1651 Morganston Road, Morganston

(1860s)
Roll No. 1411-011-040-07400 – Cramahe Township Ontario

Gothic Revival Cottage (with store)

The store and Gothic Revival house at 1651 Morganston Road, have been an institution at the crossroads of Highway 25 and Morganston Road since the 1860s.

The house is a classic Gothic Revival clad in the red brick found throughout Cramahe Township. It has the characteristic steep Gothic central peak, a beautiful and unique Palladium single window over the entrance, which appears to be original and in the past possibly a door rather than a window. There is a wrap around porch with turned pillars and very elaborate and original gingerbread (or bargeboard). The windows are tall and narrow and have been changed/updated, but would have been multi-paned in the past. Especially intriguing is the small clearstory window on the front facade, another point of intrigue. The house’s double chimneys at the gable ends remain intact and, one assumes, in
operation. A vintage photo (see genealogy section) shows a short white picket fence and a fancy little gate in front of the house adjacent to today’s Highway 25, a small balcony accessed through the Palladium window-door no longer exists but is clearly shown in the photo.

The store is narrow gauge clapboard, with a long sloping roof, reminiscent of the “Saltbox” style, and the vintage photo clearly shows the name J.A. Anderson Merchant on the awning. The store currently sells antiques but has had a number of identities over the years. There is a door between the two structures – it is attached rather than beside the house. There is a large barn with a steep sloping roof that is situated behind the store. It is in excellent condition and was probably built in the 1860s also.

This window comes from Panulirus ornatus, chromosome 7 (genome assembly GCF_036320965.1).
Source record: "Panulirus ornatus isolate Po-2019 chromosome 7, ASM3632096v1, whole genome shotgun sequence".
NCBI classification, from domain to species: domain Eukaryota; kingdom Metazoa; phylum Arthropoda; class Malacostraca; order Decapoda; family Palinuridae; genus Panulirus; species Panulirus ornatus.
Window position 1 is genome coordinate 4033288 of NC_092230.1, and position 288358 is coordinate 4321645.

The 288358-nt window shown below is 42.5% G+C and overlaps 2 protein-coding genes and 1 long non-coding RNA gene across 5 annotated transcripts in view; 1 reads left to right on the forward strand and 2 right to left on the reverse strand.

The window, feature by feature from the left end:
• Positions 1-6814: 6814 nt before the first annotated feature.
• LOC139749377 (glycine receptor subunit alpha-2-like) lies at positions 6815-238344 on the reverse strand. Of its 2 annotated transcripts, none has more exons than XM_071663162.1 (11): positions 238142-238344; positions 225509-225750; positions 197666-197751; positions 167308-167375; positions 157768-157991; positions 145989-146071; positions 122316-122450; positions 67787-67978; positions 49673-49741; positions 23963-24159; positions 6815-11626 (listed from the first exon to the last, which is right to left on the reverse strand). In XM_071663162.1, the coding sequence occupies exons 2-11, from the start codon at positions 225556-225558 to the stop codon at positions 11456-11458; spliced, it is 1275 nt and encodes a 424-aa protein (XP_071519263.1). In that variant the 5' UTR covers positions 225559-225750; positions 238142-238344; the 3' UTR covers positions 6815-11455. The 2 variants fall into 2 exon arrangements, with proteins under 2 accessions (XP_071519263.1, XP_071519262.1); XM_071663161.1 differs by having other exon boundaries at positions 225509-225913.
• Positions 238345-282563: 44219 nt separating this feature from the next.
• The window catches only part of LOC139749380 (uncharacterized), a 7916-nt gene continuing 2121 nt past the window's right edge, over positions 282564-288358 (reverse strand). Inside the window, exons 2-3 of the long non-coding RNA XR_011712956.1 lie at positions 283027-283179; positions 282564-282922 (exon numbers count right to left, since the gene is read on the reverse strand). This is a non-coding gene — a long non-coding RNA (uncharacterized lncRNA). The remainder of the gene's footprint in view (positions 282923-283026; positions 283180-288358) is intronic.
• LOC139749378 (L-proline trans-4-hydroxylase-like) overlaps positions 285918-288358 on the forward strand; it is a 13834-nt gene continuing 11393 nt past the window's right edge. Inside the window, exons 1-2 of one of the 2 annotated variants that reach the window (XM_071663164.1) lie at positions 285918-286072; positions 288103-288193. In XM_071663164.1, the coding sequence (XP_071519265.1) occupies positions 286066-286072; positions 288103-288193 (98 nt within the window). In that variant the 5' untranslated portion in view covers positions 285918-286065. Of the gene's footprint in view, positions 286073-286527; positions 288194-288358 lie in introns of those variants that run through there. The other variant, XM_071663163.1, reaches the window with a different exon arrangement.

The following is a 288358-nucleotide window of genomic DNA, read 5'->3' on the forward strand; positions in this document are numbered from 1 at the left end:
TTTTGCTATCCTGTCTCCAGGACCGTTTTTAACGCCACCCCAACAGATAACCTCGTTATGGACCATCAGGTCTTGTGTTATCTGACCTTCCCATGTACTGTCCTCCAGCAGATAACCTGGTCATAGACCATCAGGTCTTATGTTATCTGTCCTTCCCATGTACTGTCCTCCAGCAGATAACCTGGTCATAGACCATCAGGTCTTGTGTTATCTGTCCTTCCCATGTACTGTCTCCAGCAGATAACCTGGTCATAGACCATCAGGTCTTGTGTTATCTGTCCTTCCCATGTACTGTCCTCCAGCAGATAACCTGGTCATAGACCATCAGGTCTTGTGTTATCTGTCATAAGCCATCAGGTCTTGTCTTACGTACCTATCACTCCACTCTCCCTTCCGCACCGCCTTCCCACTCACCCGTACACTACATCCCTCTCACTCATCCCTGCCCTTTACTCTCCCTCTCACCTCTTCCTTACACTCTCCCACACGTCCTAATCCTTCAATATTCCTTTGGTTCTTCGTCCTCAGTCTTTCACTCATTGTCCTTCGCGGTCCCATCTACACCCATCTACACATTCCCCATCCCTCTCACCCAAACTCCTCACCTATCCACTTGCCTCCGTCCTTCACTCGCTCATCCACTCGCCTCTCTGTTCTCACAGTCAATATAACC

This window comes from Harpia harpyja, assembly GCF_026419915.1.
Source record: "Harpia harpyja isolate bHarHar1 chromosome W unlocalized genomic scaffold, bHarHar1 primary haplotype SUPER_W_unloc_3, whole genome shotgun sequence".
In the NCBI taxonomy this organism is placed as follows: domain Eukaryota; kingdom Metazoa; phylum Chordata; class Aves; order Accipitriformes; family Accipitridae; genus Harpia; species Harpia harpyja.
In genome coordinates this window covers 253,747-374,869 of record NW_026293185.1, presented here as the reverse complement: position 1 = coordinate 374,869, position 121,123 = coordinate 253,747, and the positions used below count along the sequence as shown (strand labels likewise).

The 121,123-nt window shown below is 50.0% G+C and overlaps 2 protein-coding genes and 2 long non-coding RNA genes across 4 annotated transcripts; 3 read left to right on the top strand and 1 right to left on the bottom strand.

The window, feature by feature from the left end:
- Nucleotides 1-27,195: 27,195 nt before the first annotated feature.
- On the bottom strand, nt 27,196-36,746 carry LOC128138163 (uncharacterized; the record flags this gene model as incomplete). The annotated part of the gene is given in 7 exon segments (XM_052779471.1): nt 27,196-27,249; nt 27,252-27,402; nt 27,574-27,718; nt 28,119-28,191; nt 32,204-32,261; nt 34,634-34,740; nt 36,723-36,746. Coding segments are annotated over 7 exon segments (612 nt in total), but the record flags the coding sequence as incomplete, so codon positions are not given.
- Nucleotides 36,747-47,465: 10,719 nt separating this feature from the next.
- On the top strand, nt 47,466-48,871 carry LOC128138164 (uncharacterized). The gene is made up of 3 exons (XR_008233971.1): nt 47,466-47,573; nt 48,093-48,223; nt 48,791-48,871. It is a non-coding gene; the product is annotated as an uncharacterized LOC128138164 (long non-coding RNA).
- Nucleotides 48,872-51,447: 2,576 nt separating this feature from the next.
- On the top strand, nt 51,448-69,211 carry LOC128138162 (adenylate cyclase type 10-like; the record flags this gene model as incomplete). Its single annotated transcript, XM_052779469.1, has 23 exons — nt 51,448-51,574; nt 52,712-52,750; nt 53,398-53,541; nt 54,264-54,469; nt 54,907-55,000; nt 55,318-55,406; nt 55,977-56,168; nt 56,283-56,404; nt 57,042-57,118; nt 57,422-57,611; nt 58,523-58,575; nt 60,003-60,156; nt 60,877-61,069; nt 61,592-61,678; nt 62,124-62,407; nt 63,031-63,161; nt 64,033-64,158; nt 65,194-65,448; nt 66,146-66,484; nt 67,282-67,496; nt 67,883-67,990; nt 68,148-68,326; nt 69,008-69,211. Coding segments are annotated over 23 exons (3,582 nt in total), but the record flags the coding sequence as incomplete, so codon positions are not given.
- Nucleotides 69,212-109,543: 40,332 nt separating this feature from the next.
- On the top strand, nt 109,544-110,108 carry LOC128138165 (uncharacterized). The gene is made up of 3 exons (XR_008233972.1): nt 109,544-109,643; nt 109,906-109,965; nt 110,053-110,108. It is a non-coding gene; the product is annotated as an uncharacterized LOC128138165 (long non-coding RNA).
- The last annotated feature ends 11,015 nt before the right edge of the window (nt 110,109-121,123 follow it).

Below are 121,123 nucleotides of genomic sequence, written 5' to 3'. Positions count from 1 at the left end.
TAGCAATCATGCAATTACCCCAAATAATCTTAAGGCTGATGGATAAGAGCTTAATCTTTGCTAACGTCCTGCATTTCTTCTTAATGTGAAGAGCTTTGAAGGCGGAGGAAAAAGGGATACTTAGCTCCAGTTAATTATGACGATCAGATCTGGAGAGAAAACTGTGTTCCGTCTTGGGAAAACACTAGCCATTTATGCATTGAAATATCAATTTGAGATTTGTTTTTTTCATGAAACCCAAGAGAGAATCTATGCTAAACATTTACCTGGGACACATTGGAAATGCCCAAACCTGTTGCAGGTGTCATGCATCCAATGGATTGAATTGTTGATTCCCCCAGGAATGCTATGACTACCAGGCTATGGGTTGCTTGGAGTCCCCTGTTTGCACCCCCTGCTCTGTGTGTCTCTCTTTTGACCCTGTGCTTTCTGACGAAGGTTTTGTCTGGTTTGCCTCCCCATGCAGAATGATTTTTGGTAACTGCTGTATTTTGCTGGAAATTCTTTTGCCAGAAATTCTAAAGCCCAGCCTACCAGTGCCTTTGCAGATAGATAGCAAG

History or Associative Value

John Henry Reycraft owned this property from 1854 to 1899. The house was built during the period, probably in the 1860s. 1899, John Alexander Anderson bought the house, at the time he was the proprietor of the general store built adjacent. Vintage photos show the house, the store and the absence of the Methodist church which was built in 1910. Fig. 1 (see genealogy section) shows a woman in Chinese garb, an intriguing image. It also appears that there is another building to the North of the store where Morganston Road is now.

Additional Historical and Genealogical Information

1651 Morganston Road, Morganston, Ontario Cramahe Township, Concession 8, Lot 17

The original Crown land grant for Concession 8, Lot 17 was among the earliest in Cramahe Township, occurring on 14 December 1798 when land went to Phyllis Grant (1782-1857). In that year each of the members of the Executive Council of Upper Canada (the governing body under Lieutenant Governor Simcoe) received for their services land grants of 6000 acres for themselves and 1200 acres for each of their children. One of these Executive Councillors was Admiral Alexander Grant (1734-1813) of the Royal Navy, and Phyllis was one of his 11 daughters.

By 1822 Phyllis had married Alexander Duff (1770-1809). She sold Lot 17 on 23 January of that year to Thomas Dickson (1776-1825) of Queenston, near Niagara Falls. Dickson was Phyllis’s brother-in-law, being married to her older sister Archange (1780-1829).

By 1836 Thomas and Archange Dickson were dead and their only(?) daughter Mary Theresa Dickson (1814-1866) had moved to Britain. She married John Stewart Lyon (1808-1862) in London that year and the property in Cramahe Township was placed in trust for herself and her new husband on 18 November 1836. One of the trustees was her uncle Walter Dickson (1776-1855). Walter Dickson is listed in the Land Office record for this transaction as a “Writer to the Signet”. This is a Scottish term for a solicitor, the “signet” being originally the private seal of the Scottish Kings. The second trustee was Richard Mackenzie (1780-1850), Deputy Keeper of the Signet. The Keeper of the Signet was the senior office in the Society of Writers of Her Majesty’s Signet, an association of Scottish solicitors. This office was ceremonial, the administrative functions of the Society being under the charge of the Deputy Keeper. The third trustee was Thomas Bushby (1793-1865), a Commander in the Royal Navy. The fourth was named Isaac Bayley (?-?). The final trustee was George Lyon (1805-1879), John Lyon’s brother.